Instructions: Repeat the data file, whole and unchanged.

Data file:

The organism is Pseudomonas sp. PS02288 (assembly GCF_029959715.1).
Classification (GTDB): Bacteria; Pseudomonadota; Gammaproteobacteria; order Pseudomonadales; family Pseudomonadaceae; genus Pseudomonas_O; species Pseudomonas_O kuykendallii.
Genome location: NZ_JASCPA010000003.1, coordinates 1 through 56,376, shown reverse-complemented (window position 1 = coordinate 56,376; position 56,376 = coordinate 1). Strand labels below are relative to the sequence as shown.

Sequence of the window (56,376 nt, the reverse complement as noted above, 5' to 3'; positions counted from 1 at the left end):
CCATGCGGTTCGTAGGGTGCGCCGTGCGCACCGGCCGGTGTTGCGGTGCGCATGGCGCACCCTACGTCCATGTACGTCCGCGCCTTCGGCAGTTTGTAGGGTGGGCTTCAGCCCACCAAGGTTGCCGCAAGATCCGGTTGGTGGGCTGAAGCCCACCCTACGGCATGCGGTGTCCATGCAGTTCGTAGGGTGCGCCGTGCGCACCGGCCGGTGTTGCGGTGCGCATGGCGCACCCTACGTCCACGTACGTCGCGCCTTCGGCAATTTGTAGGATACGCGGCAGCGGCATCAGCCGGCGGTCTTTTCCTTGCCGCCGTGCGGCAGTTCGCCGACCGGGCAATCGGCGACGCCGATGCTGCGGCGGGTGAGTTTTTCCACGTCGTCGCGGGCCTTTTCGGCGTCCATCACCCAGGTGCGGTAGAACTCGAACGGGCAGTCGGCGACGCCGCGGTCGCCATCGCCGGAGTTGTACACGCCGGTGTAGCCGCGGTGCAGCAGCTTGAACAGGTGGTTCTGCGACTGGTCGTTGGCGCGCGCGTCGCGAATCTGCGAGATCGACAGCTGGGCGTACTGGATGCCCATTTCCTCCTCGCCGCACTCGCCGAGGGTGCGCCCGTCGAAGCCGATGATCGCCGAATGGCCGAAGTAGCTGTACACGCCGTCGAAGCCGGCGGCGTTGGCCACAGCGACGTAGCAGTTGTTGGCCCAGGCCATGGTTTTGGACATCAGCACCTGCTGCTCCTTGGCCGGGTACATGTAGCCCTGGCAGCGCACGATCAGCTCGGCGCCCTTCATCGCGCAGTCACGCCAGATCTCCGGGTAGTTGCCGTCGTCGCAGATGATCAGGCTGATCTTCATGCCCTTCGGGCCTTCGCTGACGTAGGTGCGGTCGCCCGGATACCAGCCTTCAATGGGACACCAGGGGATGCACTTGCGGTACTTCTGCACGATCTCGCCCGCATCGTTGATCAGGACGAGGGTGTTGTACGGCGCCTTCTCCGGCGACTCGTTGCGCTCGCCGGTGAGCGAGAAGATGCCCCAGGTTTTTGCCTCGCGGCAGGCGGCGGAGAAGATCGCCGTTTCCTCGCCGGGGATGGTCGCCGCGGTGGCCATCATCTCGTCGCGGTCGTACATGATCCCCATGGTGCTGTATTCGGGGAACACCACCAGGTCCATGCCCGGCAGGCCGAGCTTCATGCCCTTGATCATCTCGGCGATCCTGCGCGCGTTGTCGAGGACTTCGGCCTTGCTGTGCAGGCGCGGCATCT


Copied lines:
The organism is Pseudomonas sp. PS02288 (assembly GCF_029959715.1).
Classification (GTDB): Bacteria; Pseudomonadota; Gammaproteobacteria; order Pseudomonadales; family Pseudomonadaceae; genus Pseudomonas_O; species Pseudomonas_O kuykendallii.
Genome location: NZ_JASCPA010000003.1, coordinates 1 through 56,376, shown reverse-complemented (window position 1 = coordinate 56,376; position 56,376 = coordinate 1). Strand labels below are relative to the sequence as shown.

Sequence of the window (56,376 nt, the reverse complement as noted above, 5' to 3'; positions counted from 1 at the left end):
CCATGCGGTTCGTAGGGTGCGCCGTGCGCACCGGCCGGTGTTGCGGTGCGCATGGCGCACCCTACGTCCATGTACGTCCGCGCCTTCGGCAGTTTGTAGGGTGGGCTTCAGCCCACCAAGGTTGCCGCAAGATCCGGTTGGTGGGCTGAAGCCCACCCTACGGCATGCGGTGTCCATGCAGTTCGTAGGGTGCGCCGTGCGCACCGGCCGGTGTTGCGGTGCGCATGGCGCACCCTACGTCCACGTACGTCGCGCCTTCGGCAATTTGTAGGATACGCGGCAGCGGCATCAGCCGGCGGTCTTTTCCTTGCCGCCGTGCGGCAGTTCGCCGACCGGGCAATCGGCGACGCCGATGCTGCGGCGGGTGAGTTTTTCCACGTCGTCGCGGGCCTTTTCGGCGTCCATCACCCAGGTGCGGTAGAACTCGAACGGGCAGTCGGCGACGCCGCGGTCGCCATCGCCGGAGTTGTACACGCCGGTGTAGCCGCGGTGCAGCAGCTTGAACAGGTGGTTCTGCGACTGGTCGTTGGCGCGCGCGTCGCGAATCTGCGAGATCGACAGCTGGGCGTACTGGATGCCCATTTCCTCCTCGCCGCACTCGCCGAGGGTGCGCCCGTCGAAGCCGATGATCGCCGAATGGCCGAAGTAGCTGTACACGCCGTCGAAGCCGGCGGCGTTGGCCACAGCGACGTAGCAGTTGTTGGCCCAGGCCATGGTTTTGGACATCAGCACCTGCTGCTCCTTGGCCGGGTACATGTAGCCCTGGCAGCGCACGATCAGCTCGGCGCCCTTCATCGCGCAGTCACGCCAGATCTCCGGGTAGTTGCCGTCGTCGCAGATGATCAGGCTGATCTTCATGCCCTTCGGGCCTTCGCTGACGTAGGTGCGGTCGCCCGGATACCAGCCTTCAATGGGACACCAGGGGATGCACTTGCGGTACTTCTGCACGATCTCGCCCGCATCGTTGATCAGGACGAGGGTGTTGTACGGCGCCTTCTCCGGCGACTCGTTGCGCTCGCCGGTGAGCGAGAAGATGCCCCAGGTTTTTGCCTCGCGGCAGGCGGCGGAGAAGATCGCCGTTTCCTCGCCGGGGATGGTCGCCGCGGTGGCCATCATCTCGTCGCGGTCGTACATGATCCCCATGGTGCTGTATTCGGGGAACACCACCAGGTCCATGCCCGGCAGGCCGAGCTTCATGCCCTTGATCATCTCGGCGATCCTGCGCGCGTTGTCGAGGACTTCGGCCTTGCTGTGCAGGCGCGGCATCT